No Lame-Duck Sewers?
Last year, a lame-duck County Council approved extending a sewer line to the R.A.M. Investing property on Boswell Lane. The item was not posted on the Council’s agenda and angered many residents.
In a response to the issue, County Councilmember Phil Andrews (D-3), introduced a change to the County’s Water and Sewer policy which will stop this from happening in the future. “I just think that it’s good policy not to have a lame-duck council make permanent decisions of this kind,” Andrews said.
On Oct. 30, the Council’s Transportation and Environment Committee, comprised entirely of members who started serving after the R.A.M. incident, approved in principal an amendment to the policy.
If approved by the full council, lame-duck councils will be prohibited from taking any substantive action such as holding public hearings, worksessions or voting on sewer category changes. “The specific language, I think, mimics the zoning ordinance,” said Keith Levchenko of Council Staff.
The council will still be allowed to schedule public hearings for the next council.
There is an exception in the case of a public health emergency or routine administrative case, Andrews said. “I think it will be a step forward,” he said.
Lame-duck is a political slang term. It refers to a governing body during the time after an election when some of its members have changed, and before the new members have officially taken office.
For example, the President of the United States is elected in November, but does not take office until January. During that lag time, the current officeholder, if a different person, is considered a lame-duck.
Chief of Chiefs
On Aug. 25t in Dallas, Texas, Fire Chief Jim Seavey, Sr., 43, of the
Cabin John Park Volunteer Fire Department was unanimously elected President of the Eastern Division of the International Association of Fire Chiefs.
The Eastern Division is comprised of the states of New York, New Jersey, Pennsylvania, Delaware and Maryland along with the District of Columbia. It is one of eight Divisions in the International Association of Fire Chiefs, which is headquartered in Fairfax, Virginia and represents approximately 12,000 Fire Chiefs.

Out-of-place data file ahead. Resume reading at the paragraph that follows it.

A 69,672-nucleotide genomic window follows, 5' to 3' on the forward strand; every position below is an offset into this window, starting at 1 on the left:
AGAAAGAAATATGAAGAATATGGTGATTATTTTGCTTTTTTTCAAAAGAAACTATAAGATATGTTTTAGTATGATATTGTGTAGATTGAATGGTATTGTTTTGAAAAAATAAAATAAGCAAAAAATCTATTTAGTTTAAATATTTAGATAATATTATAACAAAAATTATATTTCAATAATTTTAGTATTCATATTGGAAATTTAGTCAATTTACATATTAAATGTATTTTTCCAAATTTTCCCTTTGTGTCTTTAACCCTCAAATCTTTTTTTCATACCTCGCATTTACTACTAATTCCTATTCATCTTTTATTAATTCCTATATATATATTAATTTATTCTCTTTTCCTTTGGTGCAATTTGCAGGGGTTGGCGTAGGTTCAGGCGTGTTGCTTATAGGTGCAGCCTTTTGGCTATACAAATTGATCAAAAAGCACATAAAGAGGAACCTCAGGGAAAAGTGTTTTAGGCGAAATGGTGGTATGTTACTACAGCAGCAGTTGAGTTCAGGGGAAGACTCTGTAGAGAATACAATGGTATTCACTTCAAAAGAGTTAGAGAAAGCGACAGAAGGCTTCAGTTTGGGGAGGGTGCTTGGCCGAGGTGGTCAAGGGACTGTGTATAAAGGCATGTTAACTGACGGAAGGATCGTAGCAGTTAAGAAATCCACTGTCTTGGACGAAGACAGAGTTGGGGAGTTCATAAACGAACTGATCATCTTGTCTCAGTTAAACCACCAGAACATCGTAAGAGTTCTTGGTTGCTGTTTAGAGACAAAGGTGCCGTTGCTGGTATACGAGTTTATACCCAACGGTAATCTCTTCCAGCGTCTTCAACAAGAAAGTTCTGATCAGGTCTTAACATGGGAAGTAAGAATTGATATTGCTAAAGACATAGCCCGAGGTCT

Seavey, Chief of Cabin John Park VFD, has been a volunteer in Montgomery County since 1976, while a sophmore at Walt Whitman High School. He has served as Chief of Cabin John, which protects West Bethesda, Cabin John and Potomac, for twelve years.
Seavey will serve in the Office of President for a term of one year and then spend the last of a nine year seat on the Board as Past President.
* Between 10 p.m. on Oct. 25 and 4:33 a.m. on Oct. 26, the Exxon station at 11355 Seven Locks Road was broken into. The garage door was broken out. Nothing was taken.
* Between 9:45 p.m. on Oct. 22 and 9:14 a.m. on Oct. 23, Kohr Brothers in Montgomery Mall was broken into. Suspects entered through the front door and took cash.
At 10:30 p.m. on Oct. 29, a 30-year-old Bethesda man was walking home on Westlake Terrace near Montgomery Mall when he was approached by two suspects. The suspects asked for cigarettes before one displayed a gun and demanded money. The suspects hit the victim on the back of the head with the gun and caused some lacerations. They took his backpack, wallet and cash, say Montgomery County Police. The victim ran home where he called police.
Suspect 1 was described as a black male, 20-30-years old 5-feet-4 inches to 5-feet-8 inches, 140-160 pounds wearing blue jeans and a dark green jogging suit. Suspect 2 was described as a black male, 20-30-years old 5-feet-8 inches to 5-feet-10 inches, 200-220 pounds wearing blue jeans and a hooded jogging jacket.
Restoring the Towpath
Hurricane Isabel dampened the ceremony, but did not prevent the C&O Canal Association from donating $750 to help restore the towpath along Widewater. Originally scheduled to occur during the C&O Canal Association’s annual through-bike of the 184-mile canal, the association had to cancel the bike ride for the first time ever due to the damage inflicted by Isabel. Potomac resident John Kimbrough made a $100,000 challenge grant in 2002 to help launch the restoration of the towpath along Widewater, where stretches of the towpath has been washed out for decades. With its annual ride cancelled, the C&O Canal Association could not make the ceremonial donation as originally planned as the trip passed through Great Falls. Instead, “It took place as quietly as could have been imagined,” said Tom Perry of the association, who mailed the proceeds last month. The C&O Canal Association, a citizens organization, is beginning to schedule its ride for 2004, and will donate the proceeds it raises to help improve the canal.